In the mid-nineties, new software products capable of maximizing the value of the Internet were introduced in the marketplace. Companies began implementing supply chain management (SCM), customer relationship management (CRM) and other sophisticated system solutions to optimize their end-to-end operations. At the same time, organizations each with its own legacy systems began strengthening their relationships with customers and suppliers. All of this contributed to the new challenge organizations are facing today: a complex information environment that forces organizations to adopt a new level of integration across the entire value chain.
Additionally, organizations realized there is an overlap in the analytical processes of the organization (see Figure 3).
Figure 3: Analytical Processes Can Overlap (Source: PricewaterhouseCoopers, LLP)
Recent developments in financial analytics have been made in these areas of "overlap." For example, by combining traditional financial measures (revenue and cost) with CRM information (customer history) and applying predictive modeling tools and techniques, companies can now project the future profitability associated with an individual customer or household. We refer to this as customer value management (CVM). CVM enables organizations to continuously monitor each customer's value to the business and act accordingly. "Value" may be measured using a weighted customer value index, which combines financial and non-financial measures and considers how many resources are used to maintain a certain type of customer. Managers need to know what value may be lost or gained before making decisions about nurturing specific customers relationships.
During the nineties, there were major advances in technology including ERP, data warehousing, portals and, of course, the Internet.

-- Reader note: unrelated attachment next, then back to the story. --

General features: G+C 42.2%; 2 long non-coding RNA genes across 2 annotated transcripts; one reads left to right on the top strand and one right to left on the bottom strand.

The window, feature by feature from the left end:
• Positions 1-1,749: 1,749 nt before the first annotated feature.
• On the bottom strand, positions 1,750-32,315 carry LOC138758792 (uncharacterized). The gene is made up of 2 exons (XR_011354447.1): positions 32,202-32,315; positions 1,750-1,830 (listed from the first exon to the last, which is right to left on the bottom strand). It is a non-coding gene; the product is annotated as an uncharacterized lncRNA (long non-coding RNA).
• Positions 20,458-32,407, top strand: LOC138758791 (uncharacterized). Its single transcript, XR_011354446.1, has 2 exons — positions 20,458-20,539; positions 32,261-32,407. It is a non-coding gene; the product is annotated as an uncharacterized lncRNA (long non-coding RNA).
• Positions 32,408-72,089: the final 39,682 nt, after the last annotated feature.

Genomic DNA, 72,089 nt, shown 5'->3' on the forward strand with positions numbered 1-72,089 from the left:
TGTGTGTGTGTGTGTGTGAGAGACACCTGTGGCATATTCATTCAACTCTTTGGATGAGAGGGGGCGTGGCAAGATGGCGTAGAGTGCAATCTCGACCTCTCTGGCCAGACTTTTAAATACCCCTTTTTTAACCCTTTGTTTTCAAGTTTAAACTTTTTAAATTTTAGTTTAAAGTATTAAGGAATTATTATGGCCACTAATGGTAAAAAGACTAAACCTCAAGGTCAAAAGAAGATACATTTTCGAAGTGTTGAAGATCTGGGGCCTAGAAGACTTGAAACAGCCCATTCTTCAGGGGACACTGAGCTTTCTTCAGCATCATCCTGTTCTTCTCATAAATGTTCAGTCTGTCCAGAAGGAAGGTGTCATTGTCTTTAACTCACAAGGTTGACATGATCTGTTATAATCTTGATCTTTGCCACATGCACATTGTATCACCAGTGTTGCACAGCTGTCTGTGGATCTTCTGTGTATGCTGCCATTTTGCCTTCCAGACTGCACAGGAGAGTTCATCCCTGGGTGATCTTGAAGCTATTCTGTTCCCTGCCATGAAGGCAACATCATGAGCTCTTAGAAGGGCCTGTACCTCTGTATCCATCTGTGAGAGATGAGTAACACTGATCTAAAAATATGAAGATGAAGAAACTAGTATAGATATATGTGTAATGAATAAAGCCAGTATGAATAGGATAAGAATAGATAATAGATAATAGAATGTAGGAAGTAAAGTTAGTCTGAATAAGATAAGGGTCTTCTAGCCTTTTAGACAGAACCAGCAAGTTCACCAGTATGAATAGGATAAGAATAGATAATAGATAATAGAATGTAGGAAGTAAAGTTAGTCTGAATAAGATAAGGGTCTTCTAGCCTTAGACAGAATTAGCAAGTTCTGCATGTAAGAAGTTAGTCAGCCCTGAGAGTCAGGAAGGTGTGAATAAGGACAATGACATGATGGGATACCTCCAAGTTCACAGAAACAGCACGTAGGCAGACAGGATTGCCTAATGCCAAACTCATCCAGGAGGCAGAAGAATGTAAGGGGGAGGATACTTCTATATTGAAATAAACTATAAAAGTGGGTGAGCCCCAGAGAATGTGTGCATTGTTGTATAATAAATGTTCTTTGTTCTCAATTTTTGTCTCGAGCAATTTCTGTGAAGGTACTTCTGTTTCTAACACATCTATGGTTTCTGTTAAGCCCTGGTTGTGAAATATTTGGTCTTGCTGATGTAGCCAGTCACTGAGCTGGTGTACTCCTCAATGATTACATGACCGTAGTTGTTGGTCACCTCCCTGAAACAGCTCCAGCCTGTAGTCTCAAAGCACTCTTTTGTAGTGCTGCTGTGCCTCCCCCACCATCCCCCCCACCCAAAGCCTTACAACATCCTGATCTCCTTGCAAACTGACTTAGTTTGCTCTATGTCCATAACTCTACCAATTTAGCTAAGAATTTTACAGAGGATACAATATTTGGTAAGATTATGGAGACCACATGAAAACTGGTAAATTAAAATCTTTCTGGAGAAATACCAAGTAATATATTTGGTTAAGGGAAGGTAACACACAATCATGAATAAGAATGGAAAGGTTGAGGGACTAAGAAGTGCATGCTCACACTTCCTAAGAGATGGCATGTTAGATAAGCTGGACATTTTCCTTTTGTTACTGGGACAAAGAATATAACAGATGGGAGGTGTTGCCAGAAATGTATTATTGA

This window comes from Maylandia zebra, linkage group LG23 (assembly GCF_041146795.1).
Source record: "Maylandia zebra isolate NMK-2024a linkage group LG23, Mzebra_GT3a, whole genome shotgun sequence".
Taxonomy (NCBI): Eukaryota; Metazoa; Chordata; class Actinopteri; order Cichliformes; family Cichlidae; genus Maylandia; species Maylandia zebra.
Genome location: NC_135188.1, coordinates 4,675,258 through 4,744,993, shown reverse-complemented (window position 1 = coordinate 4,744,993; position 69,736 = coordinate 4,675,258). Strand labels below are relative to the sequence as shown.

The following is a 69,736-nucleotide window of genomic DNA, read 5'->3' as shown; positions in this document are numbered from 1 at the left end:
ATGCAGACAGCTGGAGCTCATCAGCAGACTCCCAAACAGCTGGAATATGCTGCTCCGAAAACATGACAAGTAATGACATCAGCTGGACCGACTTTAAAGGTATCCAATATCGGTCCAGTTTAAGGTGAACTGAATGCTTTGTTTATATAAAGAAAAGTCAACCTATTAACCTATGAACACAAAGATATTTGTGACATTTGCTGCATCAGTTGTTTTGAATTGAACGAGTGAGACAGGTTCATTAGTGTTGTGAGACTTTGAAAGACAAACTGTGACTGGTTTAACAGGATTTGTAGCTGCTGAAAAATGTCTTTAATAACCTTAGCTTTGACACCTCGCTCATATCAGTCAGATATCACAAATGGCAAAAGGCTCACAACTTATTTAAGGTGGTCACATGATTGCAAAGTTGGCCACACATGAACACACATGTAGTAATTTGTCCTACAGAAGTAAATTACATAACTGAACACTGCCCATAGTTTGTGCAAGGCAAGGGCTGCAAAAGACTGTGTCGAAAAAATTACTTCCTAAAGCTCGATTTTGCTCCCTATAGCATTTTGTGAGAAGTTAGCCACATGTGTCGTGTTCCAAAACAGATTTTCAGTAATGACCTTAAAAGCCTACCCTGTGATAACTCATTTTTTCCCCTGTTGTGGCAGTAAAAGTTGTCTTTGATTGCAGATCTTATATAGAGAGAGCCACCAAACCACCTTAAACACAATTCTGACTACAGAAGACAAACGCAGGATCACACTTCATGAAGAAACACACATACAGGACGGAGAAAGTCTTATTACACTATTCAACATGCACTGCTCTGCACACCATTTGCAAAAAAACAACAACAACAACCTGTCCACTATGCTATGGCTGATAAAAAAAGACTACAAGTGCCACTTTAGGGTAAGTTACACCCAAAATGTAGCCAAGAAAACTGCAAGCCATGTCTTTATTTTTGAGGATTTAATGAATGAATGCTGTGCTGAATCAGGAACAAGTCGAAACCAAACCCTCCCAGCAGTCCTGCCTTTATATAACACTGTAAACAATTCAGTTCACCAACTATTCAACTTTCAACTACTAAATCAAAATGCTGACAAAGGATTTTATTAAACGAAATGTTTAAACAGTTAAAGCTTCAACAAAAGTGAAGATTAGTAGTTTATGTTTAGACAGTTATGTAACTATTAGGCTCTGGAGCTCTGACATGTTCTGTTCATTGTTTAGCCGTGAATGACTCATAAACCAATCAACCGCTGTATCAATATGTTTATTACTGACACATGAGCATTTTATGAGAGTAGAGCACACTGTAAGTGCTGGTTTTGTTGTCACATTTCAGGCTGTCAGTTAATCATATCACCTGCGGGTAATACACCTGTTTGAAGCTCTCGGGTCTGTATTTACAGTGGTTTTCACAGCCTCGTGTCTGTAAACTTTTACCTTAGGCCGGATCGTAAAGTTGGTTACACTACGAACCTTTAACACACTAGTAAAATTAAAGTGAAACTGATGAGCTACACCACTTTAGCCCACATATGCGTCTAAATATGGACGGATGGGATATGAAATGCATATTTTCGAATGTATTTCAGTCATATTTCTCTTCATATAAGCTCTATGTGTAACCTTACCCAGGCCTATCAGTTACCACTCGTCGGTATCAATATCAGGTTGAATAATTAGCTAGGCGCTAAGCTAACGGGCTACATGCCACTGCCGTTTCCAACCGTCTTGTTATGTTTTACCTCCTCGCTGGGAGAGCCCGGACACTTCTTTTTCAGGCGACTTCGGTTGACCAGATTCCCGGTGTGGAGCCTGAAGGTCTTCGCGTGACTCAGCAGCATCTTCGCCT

ERP systems have become more common and the Internet has expanded the sources of financial data to include up-to-date information on numerous subjects from market trends to currency fluctuations.
ERP vendors are aggressively developing financial analytic extensions to their core applications, each introducing its own version of an integrated financial architecture that covers performance measurement, planning and forecasting, management and statutory reporting, and financial consolidation. The sharing and integration of data is crucial for these ERP systems.
With portals, it is envisioned that people with finance roles will have access to critical performance information refreshed on a continuous basis and combined with relevant external sources of information such as competitor comparisons, media comments, economic indicators and benchmarks. Portals will allow the finance professional to receive personalized data through a common user interface and benefit from enhanced communication, search and team-building activities in increasingly fragmented environments.
Explosive growth in portal technology is likely to continue, fueled in part by the adoption of the extensible markup language (XML) standard to facilitate more open information sharing within and between enterprises.
The Role of the Data Warehouse